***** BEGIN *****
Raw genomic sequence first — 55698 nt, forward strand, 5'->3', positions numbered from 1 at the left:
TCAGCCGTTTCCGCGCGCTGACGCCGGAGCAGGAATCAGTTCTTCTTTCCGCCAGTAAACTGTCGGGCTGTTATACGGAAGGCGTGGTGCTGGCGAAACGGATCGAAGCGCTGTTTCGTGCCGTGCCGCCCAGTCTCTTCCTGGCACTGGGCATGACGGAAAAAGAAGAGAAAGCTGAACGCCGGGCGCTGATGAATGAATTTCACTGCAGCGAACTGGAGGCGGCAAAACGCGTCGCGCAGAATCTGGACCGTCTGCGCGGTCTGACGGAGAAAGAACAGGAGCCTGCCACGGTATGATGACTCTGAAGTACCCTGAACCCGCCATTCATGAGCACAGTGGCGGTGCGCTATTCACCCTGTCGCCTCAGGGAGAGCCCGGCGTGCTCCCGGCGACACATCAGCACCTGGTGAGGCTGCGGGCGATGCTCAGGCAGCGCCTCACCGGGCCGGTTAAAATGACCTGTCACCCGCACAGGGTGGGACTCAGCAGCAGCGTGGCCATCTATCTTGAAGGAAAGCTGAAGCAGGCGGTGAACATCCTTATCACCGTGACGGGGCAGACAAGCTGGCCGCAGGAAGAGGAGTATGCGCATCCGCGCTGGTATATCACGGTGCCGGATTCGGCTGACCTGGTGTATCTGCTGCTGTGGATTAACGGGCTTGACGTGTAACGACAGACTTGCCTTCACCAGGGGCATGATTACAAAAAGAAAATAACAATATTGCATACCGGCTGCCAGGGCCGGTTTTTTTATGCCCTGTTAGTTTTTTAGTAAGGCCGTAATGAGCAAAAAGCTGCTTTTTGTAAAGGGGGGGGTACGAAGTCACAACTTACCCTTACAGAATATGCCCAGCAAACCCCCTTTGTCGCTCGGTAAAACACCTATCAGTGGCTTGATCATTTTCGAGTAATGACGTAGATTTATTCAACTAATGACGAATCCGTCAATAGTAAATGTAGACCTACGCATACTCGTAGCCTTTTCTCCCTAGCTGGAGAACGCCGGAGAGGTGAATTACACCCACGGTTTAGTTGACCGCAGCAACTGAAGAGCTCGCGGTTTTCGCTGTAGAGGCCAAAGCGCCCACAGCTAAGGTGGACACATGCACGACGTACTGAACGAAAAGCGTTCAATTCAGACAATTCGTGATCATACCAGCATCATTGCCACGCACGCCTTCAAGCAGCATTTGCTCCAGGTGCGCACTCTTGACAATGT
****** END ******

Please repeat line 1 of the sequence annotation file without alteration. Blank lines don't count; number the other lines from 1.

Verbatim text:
Raw genomic sequence first — 55698 nt, forward strand, 5'->3', positions numbered from 1 at the left: